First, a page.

In several studies, a correlation between the effects of oral health on the nutritional wellbeing of the older population was identified using the GOHAI questionnaire [39, 40]. In this current study, malnourishment was found significantly associated with poor oral health quality. Among respondents with poor oral health quality, higher odds of being malnourished was present than those of good oral health quality. Similar association was also reported by studies conducted in Brazil [41], Malaysia [42], and Lebanon [43], where they found the odds of malnutrition among the people with poor oral health quality were 3.4, 2.3, and 2.8, respectively.

The respondents’ lower educational status was another important factor for malnutrition of the older population, where the odds of having malnutrition was 6.5 among the subjects with no formal education than those of secondary education and above. Previous studies conducted by Ferdous et al. (2009) and Krishnamoorthy et al. (2018) showed 0.15 and 0.55 times less odds of being malnourished, respectively, among the respondents who had higher educational status. Although presented inversely, these study findings correspond with the current one.

The principal strength of this study was the utilization of well-validated, frequently used scales for nutritional-, mental health-, and oral health assessment, which are recognized globally.

Certain limitations are also applicable to this study. The cross-sectional study design used in this study was not ideal for identifying the cause-and-effect relationship between malnutrition and the associated factors. The sample size of this study was relatively smaller than studies of similar nature. As the purposive sampling technique was used, there was a chance of researcher bias in this study. The tools used in the data collection were not validated methodologically. Information related to food diary, biological parameters and laboratory investigations were not collected to see other determining factors of malnutrition. Generalization of the results is difficult as the study findings showed only a snapshot of the nutritional status among the older population from selected areas of Bangladesh.

Conclusions

The majority of the older population were malnourished or at risk of malnutrition, where females were suffering more. Depression, poor oral health, and lack of education were the factors associated with the proper nutrition of the older population. To reduce malnutrition in this age group, nutrition intervention programs with special emphasis on the female is recommended. Mental and oral health should be improved for the older population to reduce the risk of malnutrition.

Availability of data and materials

The analyzed dataset during this study is not publicly available due to participants’ confidentiality and privacy issues but is available from the corresponding author on reasonable request.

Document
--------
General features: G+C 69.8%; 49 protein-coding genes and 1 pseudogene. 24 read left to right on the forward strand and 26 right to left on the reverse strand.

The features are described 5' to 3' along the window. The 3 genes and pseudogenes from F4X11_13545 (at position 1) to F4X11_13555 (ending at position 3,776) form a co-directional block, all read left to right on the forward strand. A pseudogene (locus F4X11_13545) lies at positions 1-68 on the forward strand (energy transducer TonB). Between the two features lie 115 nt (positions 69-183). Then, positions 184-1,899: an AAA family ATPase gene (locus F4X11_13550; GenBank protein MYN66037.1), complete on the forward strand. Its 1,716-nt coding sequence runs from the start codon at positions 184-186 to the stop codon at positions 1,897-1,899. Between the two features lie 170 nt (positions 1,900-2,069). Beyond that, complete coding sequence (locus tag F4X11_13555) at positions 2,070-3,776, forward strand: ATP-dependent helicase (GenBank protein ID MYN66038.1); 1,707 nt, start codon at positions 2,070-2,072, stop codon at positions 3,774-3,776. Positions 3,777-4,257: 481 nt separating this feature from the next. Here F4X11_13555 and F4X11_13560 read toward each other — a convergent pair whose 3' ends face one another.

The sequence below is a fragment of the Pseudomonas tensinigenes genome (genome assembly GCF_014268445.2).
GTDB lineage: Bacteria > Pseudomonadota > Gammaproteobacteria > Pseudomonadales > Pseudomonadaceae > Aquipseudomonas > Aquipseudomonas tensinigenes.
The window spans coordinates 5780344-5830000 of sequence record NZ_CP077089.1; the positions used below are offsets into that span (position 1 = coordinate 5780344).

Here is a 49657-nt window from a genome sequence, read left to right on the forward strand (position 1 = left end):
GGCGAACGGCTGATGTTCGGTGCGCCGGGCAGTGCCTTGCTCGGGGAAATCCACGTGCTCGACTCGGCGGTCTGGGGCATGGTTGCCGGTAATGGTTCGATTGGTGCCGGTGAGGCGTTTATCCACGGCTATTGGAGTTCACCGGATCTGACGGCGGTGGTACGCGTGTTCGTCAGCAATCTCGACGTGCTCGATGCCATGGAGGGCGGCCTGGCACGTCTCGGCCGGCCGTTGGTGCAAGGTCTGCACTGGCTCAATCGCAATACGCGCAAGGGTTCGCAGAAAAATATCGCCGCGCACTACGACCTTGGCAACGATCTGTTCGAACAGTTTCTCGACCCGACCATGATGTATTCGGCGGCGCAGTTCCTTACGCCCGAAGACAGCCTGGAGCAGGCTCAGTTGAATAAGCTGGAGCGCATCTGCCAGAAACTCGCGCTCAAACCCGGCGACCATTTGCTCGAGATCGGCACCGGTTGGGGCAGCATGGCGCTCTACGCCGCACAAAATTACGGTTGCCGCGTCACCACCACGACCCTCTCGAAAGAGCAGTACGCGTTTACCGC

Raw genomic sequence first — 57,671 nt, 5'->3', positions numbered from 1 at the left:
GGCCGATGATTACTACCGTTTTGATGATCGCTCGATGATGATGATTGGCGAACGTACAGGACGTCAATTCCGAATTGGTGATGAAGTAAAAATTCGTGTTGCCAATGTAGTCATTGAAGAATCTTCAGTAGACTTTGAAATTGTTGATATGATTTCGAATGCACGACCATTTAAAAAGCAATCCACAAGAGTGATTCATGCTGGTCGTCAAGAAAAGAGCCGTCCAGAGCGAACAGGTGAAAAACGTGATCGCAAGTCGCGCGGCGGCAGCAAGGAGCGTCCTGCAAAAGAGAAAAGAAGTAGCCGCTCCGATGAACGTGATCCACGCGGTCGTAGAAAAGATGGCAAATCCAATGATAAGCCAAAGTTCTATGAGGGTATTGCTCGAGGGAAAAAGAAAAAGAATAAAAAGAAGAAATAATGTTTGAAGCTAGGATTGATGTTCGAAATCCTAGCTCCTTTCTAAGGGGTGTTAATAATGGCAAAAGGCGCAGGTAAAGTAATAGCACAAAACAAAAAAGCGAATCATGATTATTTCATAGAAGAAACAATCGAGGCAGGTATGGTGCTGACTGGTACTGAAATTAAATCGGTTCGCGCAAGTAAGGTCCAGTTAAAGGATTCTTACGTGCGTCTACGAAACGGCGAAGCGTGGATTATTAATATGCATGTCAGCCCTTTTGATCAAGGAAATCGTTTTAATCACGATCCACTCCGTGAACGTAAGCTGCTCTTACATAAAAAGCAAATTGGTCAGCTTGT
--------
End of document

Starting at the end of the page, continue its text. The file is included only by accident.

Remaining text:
Abbreviations

BSMMU:

Bangabandhu Sheikh Mujib Medical University

CI:

Confidence Interval

COPD:

Chronic Obstructive Pulmonary Disease

DPHI:

Department of Public Health and Informatics

GDS-SF:

Geriatric Depression Scale-Short Form

GOHAI:

Geriatric Oral Health Assessment Index

MI:

Myocardial Infarction

MNA:

Mini Nutritional Assessment

NIPORT:

National Institute of Population Research and Training

OR:

Odds Ratio

PPV:

Positive Predictive Value

SD:

Standard Deviation

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Acknowledgments

The authors would like to thank the subjects for participating, all the staff of data collection and entry and local contact, Ms. Shamim Iqbal for area mapping, and his support in this study.

Funding

Not Applicable.

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Affiliations

Authors

Contributions

K.R. contributed to the study conception and method design, coordination, data analysis, and data interpretation, and drafted the manuscript, M.K. to the study conception and design, coordination and drafting the manuscript, F.K. to the coordination and data analysis, S.R. and S.S. to the coordination and drafting the manuscript, M.H. to the data analysis and data interpretation and S.I. to the study conception and design and drafting the manuscript. All authors were involved in critical revision of the manuscript and approved the final version.

Corresponding author

Correspondence to Md. Khalequzzaman.

Ethics declarations

Ethics approval and consent to participate

This study was conducted according to the Declaration of Helsinki and was performed after getting ethical clearance from the Institutional Review Board of Bangabandhu Sheikh Mujib Medical University (BSMMU). During data collection, eligible subjects were contacted by the interviewers ensuring confidentiality. They received an informed consent form with the details of the research, rights regarding their participation, and withdrawal at any time. They were informed that anonymity will be maintained. From all the subjects, informed written consent was taken. Approval for the use of certain instruments for physical measurements in the study was also taken before data collection.

Consent for publication

Not Applicable.

Competing interests

The authors declare that there are no competing interests.

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Rahman, K.M.T., Khalequzzaman, M., Khan, F.A. et al. Factors associated with the nutritional status of the older population in a selected area of Dhaka, Bangladesh. BMC Geriatr 21, 161 (2021). https://doi.org/10.1186/s12877-021-02068-2

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Keywords

  • Malnutrition
  • Older population
  • Mini nutritional assessment
  • Geriatric depression scale-short form
  • Geriatric Oral health assessment index
  • Bangladesh